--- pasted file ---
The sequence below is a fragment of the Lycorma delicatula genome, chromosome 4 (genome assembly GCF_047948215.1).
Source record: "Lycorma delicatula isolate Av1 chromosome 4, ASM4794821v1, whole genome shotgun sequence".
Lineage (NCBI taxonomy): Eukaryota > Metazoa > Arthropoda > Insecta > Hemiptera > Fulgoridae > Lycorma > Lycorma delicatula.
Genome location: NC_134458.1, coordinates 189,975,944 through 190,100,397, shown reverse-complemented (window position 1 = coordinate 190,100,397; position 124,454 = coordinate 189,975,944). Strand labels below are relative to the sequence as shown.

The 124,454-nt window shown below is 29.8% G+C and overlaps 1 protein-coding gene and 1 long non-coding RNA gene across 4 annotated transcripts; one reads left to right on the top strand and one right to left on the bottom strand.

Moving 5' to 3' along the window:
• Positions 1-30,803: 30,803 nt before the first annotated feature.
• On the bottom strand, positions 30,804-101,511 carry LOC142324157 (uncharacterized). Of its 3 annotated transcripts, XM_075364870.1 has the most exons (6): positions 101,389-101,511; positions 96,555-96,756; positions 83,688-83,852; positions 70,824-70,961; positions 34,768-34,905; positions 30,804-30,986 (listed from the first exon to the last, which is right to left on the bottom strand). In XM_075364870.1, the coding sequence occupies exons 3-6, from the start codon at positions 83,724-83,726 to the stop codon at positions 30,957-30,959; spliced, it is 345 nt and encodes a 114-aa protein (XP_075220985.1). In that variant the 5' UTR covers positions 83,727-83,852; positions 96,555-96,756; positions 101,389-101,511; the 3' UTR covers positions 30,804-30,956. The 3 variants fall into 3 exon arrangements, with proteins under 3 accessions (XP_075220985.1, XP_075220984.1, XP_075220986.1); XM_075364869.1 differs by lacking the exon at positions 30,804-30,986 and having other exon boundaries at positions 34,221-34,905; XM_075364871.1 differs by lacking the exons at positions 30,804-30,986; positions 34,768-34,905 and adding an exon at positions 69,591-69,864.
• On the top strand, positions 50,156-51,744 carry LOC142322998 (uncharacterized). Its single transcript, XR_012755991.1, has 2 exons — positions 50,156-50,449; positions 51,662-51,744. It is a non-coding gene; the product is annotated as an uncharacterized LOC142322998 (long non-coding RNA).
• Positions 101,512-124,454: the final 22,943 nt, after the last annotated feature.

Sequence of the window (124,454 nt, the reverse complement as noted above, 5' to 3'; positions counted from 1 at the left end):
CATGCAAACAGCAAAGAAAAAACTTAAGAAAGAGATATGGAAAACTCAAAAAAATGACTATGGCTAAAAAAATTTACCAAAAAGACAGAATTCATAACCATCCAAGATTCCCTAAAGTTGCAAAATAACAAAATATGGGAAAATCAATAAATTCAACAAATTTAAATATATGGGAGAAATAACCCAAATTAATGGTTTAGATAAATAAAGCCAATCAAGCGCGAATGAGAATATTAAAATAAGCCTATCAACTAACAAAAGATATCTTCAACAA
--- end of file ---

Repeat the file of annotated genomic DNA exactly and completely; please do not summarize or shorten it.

The sequence below is a fragment of the Lycorma delicatula genome, chromosome 4 (genome assembly GCF_047948215.1).
Source record: "Lycorma delicatula isolate Av1 chromosome 4, ASM4794821v1, whole genome shotgun sequence".
Lineage (NCBI taxonomy): Eukaryota > Metazoa > Arthropoda > Insecta > Hemiptera > Fulgoridae > Lycorma > Lycorma delicatula.
Genome location: NC_134458.1, coordinates 189,975,944 through 190,100,397, shown reverse-complemented (window position 1 = coordinate 190,100,397; position 124,454 = coordinate 189,975,944). Strand labels below are relative to the sequence as shown.

The 124,454-nt window shown below is 29.8% G+C and overlaps 1 protein-coding gene and 1 long non-coding RNA gene across 4 annotated transcripts; one reads left to right on the top strand and one right to left on the bottom strand.

Moving 5' to 3' along the window:
• Positions 1-30,803: 30,803 nt before the first annotated feature.
• On the bottom strand, positions 30,804-101,511 carry LOC142324157 (uncharacterized). Of its 3 annotated transcripts, XM_075364870.1 has the most exons (6): positions 101,389-101,511; positions 96,555-96,756; positions 83,688-83,852; positions 70,824-70,961; positions 34,768-34,905; positions 30,804-30,986 (listed from the first exon to the last, which is right to left on the bottom strand). In XM_075364870.1, the coding sequence occupies exons 3-6, from the start codon at positions 83,724-83,726 to the stop codon at positions 30,957-30,959; spliced, it is 345 nt and encodes a 114-aa protein (XP_075220985.1). In that variant the 5' UTR covers positions 83,727-83,852; positions 96,555-96,756; positions 101,389-101,511; the 3' UTR covers positions 30,804-30,956. The 3 variants fall into 3 exon arrangements, with proteins under 3 accessions (XP_075220985.1, XP_075220984.1, XP_075220986.1); XM_075364869.1 differs by lacking the exon at positions 30,804-30,986 and having other exon boundaries at positions 34,221-34,905; XM_075364871.1 differs by lacking the exons at positions 30,804-30,986; positions 34,768-34,905 and adding an exon at positions 69,591-69,864.
• On the top strand, positions 50,156-51,744 carry LOC142322998 (uncharacterized). Its single transcript, XR_012755991.1, has 2 exons — positions 50,156-50,449; positions 51,662-51,744. It is a non-coding gene; the product is annotated as an uncharacterized LOC142322998 (long non-coding RNA).
• Positions 101,512-124,454: the final 22,943 nt, after the last annotated feature.

Sequence of the window (124,454 nt, the reverse complement as noted above, 5' to 3'; positions counted from 1 at the left end):
CATGCAAACAGCAAAGAAAAAACTTAAGAAAGAGATATGGAAAACTCAAAAAAATGACTATGGCTAAAAAAATTTACCAAAAAGACAGAATTCATAACCATCCAAGATTCCCTAAAGTTGCAAAATAACAAAATATGGGAAAATCAATAAATTCAACAAATTTAAATATATGGGAGAAATAACCCAAATTAATGGTTTAGATAAATAAAGCCAATCAAGCGCGAATGAGAATATTAAAATAAGCCTATCAACTAACAAAAGATATCTTCAACAA